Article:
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Old 7th December 2008, 10:34 AM   #101
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Quote:
Originally posted by danielwritesbac


OMG! I just got quoted by a guru. I'm smiling like the cheshire cat.

Wow. Thanks man!


P.S. It seems that the computer software that Nordic used, had partially obscured the polarity markings for V+ and V- power inlet terminals, which is what led to the error. This could have happened to anyone if using that software. This reminds me. I need to go buy a new automatic pencil.
Hi Daniel,

You must be confusing me with someone else.

BTW: There is nothing wrong with Eagle, the error is a human error not software. Either the LM1875 component is made incorrectly or the schematic was drawn wrong. This highlights a important point, people should always post the schematic as well as the generated PCB.

regards
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Old 7th December 2008, 10:38 AM   #102
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Quote:
Originally posted by sneih
^
thx for this information!!

btw that is my first homemade 1875. . .

Pretty job there!!!
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Old 7th December 2008, 11:06 AM   #103
AndrewT is offline AndrewT  Scotland
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Default schematic post 97

c2 =22uF ( C7 on the PCB) is far too small.
It must be bigger than or equal to 1.4 * C1 * R2 / R3. i.e if C1=2u2F, r2=22k and R3=1k, thenC2>=68uF. Use 100uF. If you want deep extended and phase coherent bass then increase this to either 150uF or 220uF.
If you use an electrolytic then protect it by adding a diode across the cap pins to prevent reverse DC destroying the cap.
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Old 7th December 2008, 11:12 AM   #104
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Quote:
Originally posted by AndrewT
c2 =22uF ( C7 on the PCB) is far too small.
It must be bigger than or equal to 1.4 * C1 * R2 / R3. i.e if C1=2u2F, r2=22k and R3=1k, thenC2>=68uF. Use 100uF. if you want deep extended and phase coherent bass then increase this to either 150uF or 220uF.

220uF there. A bit more heat and much more fun.

So, I take it that the textbook values in the range of 45uF to 100uF (center 68uF) are actually -3db where we'd like flat response instead, so we need to double the capacitor size to get our bass?
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Old 7th December 2008, 11:21 AM   #105
AndrewT is offline AndrewT  Scotland
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no,
if we require flat down to 20Hz, then the amp should have a frequency response a full decade below the flat frequency requirement, i.e. 2Hz F-3dB (RC input filter >=80mS). This will give F-1dB ~ 4Hz which is the most common minimum standard for power amps. I prefer to go slightly lower than that. Pre-amps should go at least an octave below the power amp passband.
I see other designers of repute suggest we go even lower, F-3dB @ 0.6Hz, but I have not experimented that low.
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Old 7th December 2008, 01:01 PM   #106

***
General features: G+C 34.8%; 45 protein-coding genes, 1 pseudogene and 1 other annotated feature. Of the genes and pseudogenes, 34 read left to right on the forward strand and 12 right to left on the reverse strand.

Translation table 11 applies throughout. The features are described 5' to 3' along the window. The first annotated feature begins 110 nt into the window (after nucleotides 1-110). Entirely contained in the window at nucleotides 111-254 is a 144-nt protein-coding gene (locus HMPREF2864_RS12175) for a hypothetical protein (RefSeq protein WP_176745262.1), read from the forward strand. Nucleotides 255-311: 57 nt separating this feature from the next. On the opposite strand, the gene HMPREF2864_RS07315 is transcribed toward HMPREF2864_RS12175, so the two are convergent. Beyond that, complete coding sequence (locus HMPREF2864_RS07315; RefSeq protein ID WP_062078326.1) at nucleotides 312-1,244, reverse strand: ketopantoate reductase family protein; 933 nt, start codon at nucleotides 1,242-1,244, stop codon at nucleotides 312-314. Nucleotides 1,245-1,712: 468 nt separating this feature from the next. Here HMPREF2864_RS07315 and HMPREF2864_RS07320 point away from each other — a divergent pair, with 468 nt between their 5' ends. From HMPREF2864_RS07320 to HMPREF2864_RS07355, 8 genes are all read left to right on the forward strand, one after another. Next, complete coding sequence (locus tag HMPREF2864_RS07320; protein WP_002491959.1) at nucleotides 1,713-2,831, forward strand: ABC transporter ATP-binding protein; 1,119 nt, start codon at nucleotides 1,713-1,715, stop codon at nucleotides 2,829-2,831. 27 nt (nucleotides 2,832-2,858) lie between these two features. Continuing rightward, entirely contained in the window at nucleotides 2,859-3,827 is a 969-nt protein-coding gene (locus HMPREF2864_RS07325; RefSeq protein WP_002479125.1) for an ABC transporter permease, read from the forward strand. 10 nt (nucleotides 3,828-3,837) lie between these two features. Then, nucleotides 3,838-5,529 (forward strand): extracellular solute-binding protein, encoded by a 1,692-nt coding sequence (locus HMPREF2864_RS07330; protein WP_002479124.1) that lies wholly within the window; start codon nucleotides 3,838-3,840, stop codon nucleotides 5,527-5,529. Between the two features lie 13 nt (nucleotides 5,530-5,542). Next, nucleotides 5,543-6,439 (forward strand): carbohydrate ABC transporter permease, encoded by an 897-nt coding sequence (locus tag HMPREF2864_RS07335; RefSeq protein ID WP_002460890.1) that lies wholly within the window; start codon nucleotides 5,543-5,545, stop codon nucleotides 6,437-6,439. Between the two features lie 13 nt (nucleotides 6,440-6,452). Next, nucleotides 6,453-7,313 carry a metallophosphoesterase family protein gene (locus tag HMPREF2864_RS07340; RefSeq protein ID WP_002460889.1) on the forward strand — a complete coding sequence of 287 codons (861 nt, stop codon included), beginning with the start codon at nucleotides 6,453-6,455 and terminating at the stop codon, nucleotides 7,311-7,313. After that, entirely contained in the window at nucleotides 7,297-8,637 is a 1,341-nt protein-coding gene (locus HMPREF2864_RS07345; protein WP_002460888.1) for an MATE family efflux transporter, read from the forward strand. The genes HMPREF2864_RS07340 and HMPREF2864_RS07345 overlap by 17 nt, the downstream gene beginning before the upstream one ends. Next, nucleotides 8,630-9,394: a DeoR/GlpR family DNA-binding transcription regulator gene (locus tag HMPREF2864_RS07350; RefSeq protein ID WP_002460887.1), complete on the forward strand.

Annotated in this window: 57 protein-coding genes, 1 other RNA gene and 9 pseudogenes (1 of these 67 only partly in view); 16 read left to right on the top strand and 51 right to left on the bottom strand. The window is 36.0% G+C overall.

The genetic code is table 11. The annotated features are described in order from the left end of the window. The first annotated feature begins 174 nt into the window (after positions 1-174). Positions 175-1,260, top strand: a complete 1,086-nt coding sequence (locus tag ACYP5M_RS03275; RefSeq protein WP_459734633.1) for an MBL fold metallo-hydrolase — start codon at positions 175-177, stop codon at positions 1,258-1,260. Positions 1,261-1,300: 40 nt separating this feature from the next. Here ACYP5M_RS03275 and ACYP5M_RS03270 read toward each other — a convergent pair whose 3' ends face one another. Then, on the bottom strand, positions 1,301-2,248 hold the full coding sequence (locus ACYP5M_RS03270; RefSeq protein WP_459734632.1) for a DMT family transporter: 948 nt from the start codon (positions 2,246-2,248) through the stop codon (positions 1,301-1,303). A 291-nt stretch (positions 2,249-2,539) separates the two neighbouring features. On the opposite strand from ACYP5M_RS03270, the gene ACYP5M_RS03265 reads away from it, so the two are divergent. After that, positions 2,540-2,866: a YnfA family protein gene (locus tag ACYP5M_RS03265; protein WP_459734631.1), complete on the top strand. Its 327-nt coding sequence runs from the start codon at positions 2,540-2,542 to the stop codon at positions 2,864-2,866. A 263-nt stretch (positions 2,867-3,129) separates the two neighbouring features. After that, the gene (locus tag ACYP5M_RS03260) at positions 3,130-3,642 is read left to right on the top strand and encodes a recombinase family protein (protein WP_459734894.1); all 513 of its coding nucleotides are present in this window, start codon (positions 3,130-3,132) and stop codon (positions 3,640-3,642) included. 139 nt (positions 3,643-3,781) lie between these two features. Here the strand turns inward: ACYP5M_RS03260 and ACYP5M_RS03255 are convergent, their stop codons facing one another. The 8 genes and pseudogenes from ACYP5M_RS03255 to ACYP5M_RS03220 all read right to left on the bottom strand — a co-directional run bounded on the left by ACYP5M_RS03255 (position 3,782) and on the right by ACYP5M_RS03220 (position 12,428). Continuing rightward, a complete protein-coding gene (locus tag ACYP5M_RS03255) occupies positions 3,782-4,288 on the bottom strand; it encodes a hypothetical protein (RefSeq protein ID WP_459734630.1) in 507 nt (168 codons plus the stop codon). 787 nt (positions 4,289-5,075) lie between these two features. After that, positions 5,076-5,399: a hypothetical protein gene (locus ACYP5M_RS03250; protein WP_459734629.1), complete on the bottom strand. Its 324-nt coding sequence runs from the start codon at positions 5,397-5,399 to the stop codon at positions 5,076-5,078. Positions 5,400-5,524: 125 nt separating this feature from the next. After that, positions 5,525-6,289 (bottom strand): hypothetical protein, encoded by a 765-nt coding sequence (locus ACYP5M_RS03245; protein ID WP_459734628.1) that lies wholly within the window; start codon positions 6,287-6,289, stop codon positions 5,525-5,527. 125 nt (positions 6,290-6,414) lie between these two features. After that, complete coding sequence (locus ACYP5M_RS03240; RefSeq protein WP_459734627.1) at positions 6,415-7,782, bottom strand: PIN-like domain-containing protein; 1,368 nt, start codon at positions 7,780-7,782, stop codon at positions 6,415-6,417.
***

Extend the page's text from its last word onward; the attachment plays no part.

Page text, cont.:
sneih is offline sneih  Indonesia
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Default Re: schematic post 97

Quote:
Originally posted by danielwritesbac


Pretty job there!!!
thanks daniel!!
btw just a few minutes it's sounding hehe


Quote:
Originally posted by AndrewT

If you use an electrolytic then protect it by adding a diode across the cap pins to prevent reverse DC destroying the cap.
the schematic like this?
Click the image to open in full size.

what dioda can i used?

thx
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Old 7th December 2008, 01:04 PM   #107
AndrewT is offline AndrewT  Scotland
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yes, just like that.
Two diodes in series could be considered giving 1.2Vdc of reverse peak ability and still protect the electrolytic.
The currents are tiny. A signal diode like 1n4148 could be used.
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Old 7th December 2008, 01:13 PM   #108
sneih is offline sneih  Indonesia
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thanks guys for ur kindness
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Old 7th December 2008, 03:18 PM   #109
sneih is offline sneih  Indonesia
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Default Re: schematic post 97

Quote:
Originally posted by AndrewT
c2 =22uF ( C7 on the PCB) is far too small.
It must be bigger than or equal to 1.4 * C1 * R2 / R3. i.e if C1=2u2F, r2=22k and R3=1k, thenC2>=68uF. Use 100uF. If you want deep extended and phase coherent bass then increase this to either 150uF or 220uF.
If you use an electrolytic then protect it by adding a diode across the cap pins to prevent reverse DC destroying the cap.
update:
c7= 68-100uF:

Click the image to open in full size.
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Old 7th December 2008, 11:09 PM   #110
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A couple of notes.

You can update the photo to show 68uF-100uF

You can eliminate the "Out -" trace because 220uF power caps aren't large enough to deal with return AC from the speaker. Therefore the speaker ground should be located at the 0v output terminal of the power supply board in the completed amplifier. That (a single groundpoint for speakers) will also help if you decided to add a headphone jack to the project.
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